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Bacon

  You're salty and greasy and smoky as sin
    But of all grub we love you the best.
  You stuck to us closer than nighest of kin
    And helped us win out in the West,
  You froze with us up on the Laramie trail;
    You sweat with us down at Tucson;
  When Injun was painted and white man was pale
  You nerved us to grip our last chance by the tail
    And load up our Colts and hang on.

  You've sizzled by mountain and mesa and plain
    Over campfires of sagebrush and oak;
  The breezes that blow from the Platte to the main
    Have carried your savory smoke.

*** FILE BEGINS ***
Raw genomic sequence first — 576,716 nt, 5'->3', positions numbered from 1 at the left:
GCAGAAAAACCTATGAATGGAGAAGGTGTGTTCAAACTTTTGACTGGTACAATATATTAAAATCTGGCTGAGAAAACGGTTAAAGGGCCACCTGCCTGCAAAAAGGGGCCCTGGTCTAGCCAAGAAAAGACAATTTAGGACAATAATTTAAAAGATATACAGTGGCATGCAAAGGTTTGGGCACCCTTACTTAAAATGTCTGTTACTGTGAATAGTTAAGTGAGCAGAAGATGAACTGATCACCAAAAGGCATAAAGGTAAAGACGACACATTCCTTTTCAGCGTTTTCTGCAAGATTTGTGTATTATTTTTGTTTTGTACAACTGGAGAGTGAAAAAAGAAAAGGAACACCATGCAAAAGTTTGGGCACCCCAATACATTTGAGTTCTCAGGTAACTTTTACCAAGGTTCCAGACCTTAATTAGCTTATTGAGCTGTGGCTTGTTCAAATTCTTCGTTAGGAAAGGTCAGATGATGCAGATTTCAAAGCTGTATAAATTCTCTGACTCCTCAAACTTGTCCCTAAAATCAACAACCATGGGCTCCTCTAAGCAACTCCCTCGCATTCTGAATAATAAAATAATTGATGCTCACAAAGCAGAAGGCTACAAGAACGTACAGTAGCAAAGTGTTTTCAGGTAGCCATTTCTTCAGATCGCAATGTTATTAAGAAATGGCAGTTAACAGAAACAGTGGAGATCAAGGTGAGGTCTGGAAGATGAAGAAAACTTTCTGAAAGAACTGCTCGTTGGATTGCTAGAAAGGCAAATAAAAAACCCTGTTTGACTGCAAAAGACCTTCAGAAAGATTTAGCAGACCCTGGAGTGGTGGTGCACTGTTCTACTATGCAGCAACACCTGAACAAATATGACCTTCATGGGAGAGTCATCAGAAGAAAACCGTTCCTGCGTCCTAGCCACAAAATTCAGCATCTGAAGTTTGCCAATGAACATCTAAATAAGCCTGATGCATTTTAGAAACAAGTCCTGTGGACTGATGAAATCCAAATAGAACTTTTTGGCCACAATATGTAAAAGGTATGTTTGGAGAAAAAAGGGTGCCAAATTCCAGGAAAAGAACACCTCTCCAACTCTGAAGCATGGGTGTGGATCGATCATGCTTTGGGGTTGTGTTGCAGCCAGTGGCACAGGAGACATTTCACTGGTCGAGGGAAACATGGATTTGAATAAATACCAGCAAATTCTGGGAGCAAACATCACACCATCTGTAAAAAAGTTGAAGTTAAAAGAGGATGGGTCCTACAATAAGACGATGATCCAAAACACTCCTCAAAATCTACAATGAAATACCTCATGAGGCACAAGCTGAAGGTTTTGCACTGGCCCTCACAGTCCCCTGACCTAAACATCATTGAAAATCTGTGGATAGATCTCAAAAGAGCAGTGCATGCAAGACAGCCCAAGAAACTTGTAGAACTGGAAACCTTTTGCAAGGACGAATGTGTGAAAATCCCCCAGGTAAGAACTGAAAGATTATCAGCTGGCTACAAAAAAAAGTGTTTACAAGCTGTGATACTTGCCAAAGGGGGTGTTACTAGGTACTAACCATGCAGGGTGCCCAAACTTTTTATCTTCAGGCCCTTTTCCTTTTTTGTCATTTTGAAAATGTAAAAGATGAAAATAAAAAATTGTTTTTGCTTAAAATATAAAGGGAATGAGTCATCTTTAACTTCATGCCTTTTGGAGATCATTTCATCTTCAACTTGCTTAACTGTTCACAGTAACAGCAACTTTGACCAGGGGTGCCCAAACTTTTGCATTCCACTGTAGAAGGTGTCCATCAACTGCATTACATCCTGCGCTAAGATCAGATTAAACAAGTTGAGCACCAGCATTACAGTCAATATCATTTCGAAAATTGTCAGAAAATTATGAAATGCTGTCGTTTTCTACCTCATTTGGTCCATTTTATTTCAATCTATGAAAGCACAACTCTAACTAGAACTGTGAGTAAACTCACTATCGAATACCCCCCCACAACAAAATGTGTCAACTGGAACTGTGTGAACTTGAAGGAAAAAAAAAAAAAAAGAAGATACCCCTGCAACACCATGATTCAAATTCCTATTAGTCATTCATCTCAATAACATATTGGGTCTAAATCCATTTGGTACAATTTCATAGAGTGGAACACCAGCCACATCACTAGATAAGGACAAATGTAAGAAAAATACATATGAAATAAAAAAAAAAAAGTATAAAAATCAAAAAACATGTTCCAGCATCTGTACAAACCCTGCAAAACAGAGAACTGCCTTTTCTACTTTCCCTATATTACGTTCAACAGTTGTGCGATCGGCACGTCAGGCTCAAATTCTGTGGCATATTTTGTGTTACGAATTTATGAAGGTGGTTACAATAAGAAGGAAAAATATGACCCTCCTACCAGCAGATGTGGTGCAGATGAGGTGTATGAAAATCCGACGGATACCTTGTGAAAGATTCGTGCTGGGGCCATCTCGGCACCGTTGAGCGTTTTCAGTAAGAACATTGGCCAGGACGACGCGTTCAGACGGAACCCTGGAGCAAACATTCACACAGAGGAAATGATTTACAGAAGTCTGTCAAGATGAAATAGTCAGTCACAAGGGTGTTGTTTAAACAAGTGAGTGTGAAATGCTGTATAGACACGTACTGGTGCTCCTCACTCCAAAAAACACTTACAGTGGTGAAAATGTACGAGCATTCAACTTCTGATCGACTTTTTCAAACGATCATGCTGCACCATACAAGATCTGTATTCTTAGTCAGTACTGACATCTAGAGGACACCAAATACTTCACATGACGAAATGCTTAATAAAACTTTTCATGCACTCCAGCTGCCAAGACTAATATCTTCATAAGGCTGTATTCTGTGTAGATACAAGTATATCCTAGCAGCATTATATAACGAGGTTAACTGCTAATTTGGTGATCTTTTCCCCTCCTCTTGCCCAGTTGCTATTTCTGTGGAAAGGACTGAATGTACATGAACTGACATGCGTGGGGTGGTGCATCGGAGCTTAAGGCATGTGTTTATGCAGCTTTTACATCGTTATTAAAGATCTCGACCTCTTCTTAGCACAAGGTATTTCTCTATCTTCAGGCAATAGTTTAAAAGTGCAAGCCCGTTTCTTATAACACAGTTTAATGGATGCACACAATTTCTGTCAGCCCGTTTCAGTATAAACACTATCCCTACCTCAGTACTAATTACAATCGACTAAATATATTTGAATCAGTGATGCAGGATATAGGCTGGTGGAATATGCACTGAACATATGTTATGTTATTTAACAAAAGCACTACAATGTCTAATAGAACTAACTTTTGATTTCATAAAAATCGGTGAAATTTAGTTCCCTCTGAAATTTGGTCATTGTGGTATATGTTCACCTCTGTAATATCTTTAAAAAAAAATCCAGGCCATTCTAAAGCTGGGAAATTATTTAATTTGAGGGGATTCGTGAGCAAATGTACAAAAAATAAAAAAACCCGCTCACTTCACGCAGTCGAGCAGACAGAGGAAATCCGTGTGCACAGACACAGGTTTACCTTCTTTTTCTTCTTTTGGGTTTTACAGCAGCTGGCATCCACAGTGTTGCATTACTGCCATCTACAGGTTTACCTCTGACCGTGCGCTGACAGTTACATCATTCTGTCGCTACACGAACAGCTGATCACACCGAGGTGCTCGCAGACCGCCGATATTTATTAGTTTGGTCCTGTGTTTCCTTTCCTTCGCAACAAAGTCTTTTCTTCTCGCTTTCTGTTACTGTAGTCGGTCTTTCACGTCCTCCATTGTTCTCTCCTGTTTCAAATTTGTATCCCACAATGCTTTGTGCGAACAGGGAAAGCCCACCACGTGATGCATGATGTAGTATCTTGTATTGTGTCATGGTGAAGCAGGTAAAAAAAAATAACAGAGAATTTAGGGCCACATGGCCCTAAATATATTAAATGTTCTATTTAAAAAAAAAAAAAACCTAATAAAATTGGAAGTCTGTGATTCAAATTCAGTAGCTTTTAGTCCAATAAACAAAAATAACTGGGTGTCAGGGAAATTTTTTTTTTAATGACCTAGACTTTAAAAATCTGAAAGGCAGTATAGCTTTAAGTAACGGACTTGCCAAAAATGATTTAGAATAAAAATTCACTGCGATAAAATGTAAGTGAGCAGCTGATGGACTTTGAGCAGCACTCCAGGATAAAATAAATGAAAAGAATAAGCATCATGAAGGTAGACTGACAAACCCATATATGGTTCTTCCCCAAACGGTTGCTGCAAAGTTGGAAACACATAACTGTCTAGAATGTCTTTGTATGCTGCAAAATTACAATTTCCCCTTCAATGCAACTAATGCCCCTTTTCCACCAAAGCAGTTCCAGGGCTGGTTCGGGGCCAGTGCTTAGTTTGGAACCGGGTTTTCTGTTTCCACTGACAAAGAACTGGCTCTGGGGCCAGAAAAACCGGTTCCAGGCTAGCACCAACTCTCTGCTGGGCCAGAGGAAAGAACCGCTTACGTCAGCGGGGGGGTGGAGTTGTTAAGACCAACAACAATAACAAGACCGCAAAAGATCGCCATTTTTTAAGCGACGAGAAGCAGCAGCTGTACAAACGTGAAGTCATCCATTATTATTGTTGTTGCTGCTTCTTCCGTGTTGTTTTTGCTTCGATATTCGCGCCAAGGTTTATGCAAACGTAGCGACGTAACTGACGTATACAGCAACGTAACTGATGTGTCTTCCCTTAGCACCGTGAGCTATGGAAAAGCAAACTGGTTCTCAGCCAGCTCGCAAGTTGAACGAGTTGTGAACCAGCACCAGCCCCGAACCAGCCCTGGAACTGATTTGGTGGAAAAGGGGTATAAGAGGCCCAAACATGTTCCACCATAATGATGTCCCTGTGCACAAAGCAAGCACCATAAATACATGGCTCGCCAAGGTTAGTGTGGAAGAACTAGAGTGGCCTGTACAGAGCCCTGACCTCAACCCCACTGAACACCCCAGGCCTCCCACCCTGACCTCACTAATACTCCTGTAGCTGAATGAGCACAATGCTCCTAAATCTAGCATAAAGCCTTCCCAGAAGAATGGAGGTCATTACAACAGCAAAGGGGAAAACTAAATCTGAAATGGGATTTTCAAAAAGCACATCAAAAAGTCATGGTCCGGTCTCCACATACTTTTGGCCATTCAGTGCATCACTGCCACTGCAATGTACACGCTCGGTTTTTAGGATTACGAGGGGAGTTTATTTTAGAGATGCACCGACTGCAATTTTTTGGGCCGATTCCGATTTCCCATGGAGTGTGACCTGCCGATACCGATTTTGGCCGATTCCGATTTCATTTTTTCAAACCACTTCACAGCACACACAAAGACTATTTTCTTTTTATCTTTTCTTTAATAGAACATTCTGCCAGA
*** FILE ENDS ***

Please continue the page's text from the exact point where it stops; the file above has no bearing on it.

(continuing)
You're friendly to miner or puncher or priest;
    You're as good in December as May;
  You always came in when the fresh meat had ceased
  And the rough course of empire to westward was greased
    By the bacon we fried on the way.

  We've said that you weren't fit for white men to eat
    And your virtues we often forget.
  We've called you by names that I darsn't repeat,
    But we love you and swear by you yet.
  Here's to you, old bacon, fat, lean streak and rin',
    All the westerners join in the toast,
  From mesquite and yucca to sagebrush and pine,
  From Canada down to the Mexican Line,
    From Omaha out to the coast!

Poem by Badger Clark
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